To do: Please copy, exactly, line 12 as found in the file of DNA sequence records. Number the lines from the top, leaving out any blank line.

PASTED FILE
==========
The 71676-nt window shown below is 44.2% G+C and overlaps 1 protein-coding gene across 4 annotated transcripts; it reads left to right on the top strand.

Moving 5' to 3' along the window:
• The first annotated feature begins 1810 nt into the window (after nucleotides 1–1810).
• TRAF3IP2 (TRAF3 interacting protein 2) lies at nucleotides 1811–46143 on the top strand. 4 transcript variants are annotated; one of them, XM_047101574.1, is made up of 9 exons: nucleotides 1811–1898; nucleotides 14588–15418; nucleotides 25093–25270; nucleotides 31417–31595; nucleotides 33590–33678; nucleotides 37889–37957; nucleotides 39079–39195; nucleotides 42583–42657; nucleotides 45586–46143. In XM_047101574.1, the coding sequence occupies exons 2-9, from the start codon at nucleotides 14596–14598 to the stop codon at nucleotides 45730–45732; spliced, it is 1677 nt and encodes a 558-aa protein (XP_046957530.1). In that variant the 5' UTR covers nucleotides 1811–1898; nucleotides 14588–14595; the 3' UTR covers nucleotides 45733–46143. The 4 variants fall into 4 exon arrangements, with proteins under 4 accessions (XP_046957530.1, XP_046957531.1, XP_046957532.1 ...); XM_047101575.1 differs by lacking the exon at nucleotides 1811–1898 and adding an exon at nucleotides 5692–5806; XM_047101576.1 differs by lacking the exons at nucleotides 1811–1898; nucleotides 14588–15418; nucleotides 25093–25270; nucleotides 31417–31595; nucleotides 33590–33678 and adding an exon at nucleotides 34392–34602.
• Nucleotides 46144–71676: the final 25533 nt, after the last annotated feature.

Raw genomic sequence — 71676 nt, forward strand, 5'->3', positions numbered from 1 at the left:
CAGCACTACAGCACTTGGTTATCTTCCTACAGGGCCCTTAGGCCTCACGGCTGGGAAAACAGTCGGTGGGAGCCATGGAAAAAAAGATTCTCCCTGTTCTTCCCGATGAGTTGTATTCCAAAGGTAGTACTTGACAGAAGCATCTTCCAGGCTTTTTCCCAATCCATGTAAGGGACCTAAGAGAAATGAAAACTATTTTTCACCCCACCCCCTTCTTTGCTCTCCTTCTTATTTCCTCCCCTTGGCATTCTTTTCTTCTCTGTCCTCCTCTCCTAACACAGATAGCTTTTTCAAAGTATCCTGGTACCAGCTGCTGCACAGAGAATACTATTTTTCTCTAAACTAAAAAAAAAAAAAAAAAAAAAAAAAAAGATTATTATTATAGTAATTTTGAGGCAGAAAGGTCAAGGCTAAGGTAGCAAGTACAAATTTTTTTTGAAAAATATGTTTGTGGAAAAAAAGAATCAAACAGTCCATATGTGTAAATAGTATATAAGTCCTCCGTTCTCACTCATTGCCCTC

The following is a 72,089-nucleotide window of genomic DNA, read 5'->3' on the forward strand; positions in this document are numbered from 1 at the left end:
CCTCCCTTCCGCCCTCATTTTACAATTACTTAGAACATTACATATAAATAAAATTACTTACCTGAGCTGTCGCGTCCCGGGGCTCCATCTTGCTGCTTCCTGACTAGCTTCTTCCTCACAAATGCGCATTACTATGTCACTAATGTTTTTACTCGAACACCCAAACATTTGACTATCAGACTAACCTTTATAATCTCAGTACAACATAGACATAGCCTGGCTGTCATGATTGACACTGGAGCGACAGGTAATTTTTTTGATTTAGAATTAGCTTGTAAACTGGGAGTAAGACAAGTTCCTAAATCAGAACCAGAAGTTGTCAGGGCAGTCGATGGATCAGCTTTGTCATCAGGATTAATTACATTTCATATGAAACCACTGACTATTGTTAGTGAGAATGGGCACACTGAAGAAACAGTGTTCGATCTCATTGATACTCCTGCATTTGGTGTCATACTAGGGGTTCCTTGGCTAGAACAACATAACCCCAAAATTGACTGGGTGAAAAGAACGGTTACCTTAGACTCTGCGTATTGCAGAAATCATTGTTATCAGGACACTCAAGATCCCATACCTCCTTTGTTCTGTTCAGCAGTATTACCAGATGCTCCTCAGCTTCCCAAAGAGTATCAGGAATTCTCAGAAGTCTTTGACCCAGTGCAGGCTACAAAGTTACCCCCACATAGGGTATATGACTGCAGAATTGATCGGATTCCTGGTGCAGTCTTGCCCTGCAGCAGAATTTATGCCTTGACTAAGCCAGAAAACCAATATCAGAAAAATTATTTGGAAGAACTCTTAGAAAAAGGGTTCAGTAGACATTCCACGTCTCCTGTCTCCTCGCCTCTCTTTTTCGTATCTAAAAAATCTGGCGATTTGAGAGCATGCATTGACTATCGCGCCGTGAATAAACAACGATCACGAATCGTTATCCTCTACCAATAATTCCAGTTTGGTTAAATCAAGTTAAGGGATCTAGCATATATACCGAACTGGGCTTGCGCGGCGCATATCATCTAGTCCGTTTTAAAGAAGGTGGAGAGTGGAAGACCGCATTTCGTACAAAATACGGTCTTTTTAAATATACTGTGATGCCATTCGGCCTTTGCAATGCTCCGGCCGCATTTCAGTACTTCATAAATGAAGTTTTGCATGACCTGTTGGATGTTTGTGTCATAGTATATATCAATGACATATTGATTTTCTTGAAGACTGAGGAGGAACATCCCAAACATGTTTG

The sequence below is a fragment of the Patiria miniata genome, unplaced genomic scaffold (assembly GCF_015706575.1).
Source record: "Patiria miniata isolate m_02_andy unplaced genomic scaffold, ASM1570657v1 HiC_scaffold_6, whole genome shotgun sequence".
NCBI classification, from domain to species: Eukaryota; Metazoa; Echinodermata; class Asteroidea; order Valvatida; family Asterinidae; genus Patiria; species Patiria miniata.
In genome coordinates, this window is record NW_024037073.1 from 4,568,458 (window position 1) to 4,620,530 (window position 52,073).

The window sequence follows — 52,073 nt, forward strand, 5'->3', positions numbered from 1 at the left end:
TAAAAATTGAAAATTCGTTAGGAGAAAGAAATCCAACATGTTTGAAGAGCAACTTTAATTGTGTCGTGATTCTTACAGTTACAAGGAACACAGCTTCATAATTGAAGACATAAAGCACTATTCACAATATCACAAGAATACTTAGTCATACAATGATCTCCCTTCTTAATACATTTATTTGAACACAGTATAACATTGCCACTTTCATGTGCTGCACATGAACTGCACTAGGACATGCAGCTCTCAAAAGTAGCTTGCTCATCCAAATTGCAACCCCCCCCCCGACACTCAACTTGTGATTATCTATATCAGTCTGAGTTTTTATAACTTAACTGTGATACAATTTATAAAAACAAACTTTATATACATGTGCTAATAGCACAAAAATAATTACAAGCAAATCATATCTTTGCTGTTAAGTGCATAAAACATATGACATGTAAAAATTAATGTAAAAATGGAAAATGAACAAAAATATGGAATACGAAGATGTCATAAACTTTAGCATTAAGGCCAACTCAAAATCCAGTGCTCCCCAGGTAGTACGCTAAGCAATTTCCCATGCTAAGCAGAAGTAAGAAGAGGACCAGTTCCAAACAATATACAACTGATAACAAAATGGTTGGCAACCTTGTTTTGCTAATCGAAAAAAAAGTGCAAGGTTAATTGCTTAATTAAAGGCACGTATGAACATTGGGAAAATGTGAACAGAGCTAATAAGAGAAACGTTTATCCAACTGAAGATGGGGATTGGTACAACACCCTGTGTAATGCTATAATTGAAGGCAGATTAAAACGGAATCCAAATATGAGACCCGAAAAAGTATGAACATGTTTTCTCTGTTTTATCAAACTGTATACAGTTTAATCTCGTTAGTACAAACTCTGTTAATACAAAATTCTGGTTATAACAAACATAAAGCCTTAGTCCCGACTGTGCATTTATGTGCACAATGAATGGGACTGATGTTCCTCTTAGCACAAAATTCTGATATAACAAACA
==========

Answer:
NCBI classification, from domain to species: Eukaryota; Metazoa; Echinodermata; class Asteroidea; order Valvatida; family Asterinidae; genus Patiria; species Patiria miniata.